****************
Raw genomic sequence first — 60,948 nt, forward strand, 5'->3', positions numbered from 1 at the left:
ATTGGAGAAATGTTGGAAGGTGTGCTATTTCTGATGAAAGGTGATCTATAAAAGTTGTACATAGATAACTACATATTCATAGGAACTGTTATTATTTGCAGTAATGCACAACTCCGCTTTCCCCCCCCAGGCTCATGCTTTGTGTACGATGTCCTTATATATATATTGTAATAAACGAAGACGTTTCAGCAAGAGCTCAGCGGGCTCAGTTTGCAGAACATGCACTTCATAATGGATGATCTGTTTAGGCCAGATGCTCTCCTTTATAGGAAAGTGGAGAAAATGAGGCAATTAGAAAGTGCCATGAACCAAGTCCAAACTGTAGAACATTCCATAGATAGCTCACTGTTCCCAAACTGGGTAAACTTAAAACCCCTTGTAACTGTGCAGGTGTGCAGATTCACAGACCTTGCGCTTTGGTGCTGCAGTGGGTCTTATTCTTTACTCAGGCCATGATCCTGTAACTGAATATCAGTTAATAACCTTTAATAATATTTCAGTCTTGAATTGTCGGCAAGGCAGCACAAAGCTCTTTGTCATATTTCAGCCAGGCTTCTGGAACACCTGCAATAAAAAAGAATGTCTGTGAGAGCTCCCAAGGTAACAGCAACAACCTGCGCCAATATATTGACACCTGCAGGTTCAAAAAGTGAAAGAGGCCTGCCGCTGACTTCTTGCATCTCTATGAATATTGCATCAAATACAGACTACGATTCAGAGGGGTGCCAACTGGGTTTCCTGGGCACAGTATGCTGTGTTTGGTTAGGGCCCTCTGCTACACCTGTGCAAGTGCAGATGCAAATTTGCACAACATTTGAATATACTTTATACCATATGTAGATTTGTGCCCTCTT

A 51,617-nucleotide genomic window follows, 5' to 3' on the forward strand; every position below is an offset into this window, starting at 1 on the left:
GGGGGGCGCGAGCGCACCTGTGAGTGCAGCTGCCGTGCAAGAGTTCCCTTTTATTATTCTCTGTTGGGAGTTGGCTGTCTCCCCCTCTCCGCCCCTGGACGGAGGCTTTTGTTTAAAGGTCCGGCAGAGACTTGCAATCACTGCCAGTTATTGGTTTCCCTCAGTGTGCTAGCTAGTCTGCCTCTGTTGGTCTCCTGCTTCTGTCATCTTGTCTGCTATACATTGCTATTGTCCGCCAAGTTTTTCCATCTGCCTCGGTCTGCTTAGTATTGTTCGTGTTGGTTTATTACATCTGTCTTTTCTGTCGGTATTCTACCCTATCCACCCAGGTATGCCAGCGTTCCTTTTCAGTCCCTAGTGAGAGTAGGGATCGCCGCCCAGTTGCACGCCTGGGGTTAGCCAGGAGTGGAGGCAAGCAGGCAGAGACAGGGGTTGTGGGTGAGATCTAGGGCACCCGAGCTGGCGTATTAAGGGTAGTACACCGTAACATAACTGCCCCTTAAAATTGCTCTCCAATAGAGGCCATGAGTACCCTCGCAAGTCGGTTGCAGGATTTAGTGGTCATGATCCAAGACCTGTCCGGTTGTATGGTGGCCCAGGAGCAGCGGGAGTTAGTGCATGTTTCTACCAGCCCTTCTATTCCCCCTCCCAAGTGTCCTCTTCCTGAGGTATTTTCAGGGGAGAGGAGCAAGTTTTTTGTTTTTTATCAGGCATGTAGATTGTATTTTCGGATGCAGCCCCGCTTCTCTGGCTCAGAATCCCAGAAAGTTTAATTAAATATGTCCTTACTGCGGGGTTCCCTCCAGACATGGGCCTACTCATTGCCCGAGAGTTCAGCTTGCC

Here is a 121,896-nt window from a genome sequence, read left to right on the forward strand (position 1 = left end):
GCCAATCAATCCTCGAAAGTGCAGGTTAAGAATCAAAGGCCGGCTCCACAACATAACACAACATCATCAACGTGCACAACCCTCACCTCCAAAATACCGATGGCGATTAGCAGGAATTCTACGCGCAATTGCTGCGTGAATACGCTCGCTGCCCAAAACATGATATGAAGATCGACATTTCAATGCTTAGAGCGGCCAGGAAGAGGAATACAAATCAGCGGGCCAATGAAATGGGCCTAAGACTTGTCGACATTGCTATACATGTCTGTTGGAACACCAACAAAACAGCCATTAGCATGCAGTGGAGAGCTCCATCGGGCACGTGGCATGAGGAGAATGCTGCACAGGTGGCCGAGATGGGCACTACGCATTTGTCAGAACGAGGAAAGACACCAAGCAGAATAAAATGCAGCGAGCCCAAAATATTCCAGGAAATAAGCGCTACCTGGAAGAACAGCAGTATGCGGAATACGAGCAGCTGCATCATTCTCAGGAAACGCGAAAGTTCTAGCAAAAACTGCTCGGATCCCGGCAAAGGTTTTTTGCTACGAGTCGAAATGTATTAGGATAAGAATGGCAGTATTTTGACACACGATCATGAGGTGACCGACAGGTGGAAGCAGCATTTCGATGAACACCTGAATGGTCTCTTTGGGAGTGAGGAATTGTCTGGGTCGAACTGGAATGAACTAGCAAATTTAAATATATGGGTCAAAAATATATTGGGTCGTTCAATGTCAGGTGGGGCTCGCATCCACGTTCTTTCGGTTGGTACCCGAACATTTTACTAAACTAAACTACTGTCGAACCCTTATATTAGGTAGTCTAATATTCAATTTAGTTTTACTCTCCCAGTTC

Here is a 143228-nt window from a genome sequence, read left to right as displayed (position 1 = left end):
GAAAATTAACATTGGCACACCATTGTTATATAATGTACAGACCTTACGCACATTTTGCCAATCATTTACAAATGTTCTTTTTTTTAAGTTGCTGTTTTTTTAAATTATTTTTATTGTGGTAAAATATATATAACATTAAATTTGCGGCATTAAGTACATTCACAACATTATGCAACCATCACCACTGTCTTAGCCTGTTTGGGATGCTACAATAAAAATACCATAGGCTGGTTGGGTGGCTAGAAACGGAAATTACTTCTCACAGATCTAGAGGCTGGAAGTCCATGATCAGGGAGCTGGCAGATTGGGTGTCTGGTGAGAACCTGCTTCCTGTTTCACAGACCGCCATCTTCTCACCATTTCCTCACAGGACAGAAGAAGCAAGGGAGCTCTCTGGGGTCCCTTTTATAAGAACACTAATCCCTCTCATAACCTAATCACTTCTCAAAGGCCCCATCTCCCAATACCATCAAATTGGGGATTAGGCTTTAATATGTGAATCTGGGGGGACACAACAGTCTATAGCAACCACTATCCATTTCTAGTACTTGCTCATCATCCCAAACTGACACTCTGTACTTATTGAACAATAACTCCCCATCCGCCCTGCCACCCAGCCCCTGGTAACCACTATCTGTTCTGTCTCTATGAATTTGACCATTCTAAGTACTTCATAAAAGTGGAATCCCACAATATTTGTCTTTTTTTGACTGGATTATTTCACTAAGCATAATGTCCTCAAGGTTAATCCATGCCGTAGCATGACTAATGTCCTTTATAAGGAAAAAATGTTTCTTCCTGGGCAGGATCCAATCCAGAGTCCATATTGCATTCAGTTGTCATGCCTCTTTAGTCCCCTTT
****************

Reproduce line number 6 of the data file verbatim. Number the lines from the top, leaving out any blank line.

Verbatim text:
GCCAATCAATCCTCGAAAGTGCAGGTTAAGAATCAAAGGCCGGCTCCACAACATAACACAACATCATCAACGTGCACAACCCTCACCTCCAAAATACCGATGGCGATTAGCAGGAATTCTACGCGCAATTGCTGCGTGAATACGCTCGCTGCCCAAAACATGATATGAAGATCGACATTTCAATGCTTAGAGCGGCCAGGAAGAGGAATACAAATCAGCGGGCCAATGAAATGGGCCTAAGACTTGTCGACATTGCTATACATGTCTGTTGGAACACCAACAAAACAGCCATTAGCATGCAGTGGAGAGCTCCATCGGGCACGTGGCATGAGGAGAATGCTGCACAGGTGGCCGAGATGGGCACTACGCATTTGTCAGAACGAGGAAAGACACCAAGCAGAATAAAATGCAGCGAGCCCAAAATATTCCAGGAAATAAGCGCTACCTGGAAGAACAGCAGTATGCGGAATACGAGCAGCTGCATCATTCTCAGGAAACGCGAAAGTTCTAGCAAAAACTGCTCGGATCCCGGCAAAGGTTTTTTGCTACGAGTCGAAATGTATTAGGATAAGAATGGCAGTATTTTGACACACGATCATGAGGTGACCGACAGGTGGAAGCAGCATTTCGATGAACACCTGAATGGTCTCTTTGGGAGTGAGGAATTGTCTGGGTCGAACTGGAATGAACTAGCAAATTTAAATATATGGGTCAAAAATATATTGGGTCGTTCAATGTCAGGTGGGGCTCGCATCCACGTTCTTTCGGTTGGTACCCGAACATTTTACTAAACTAAACTACTGTCGAACCCTTATATTAGGTAGTCTAATATTCAATTTAGTTTTACTCTCCCAGTTC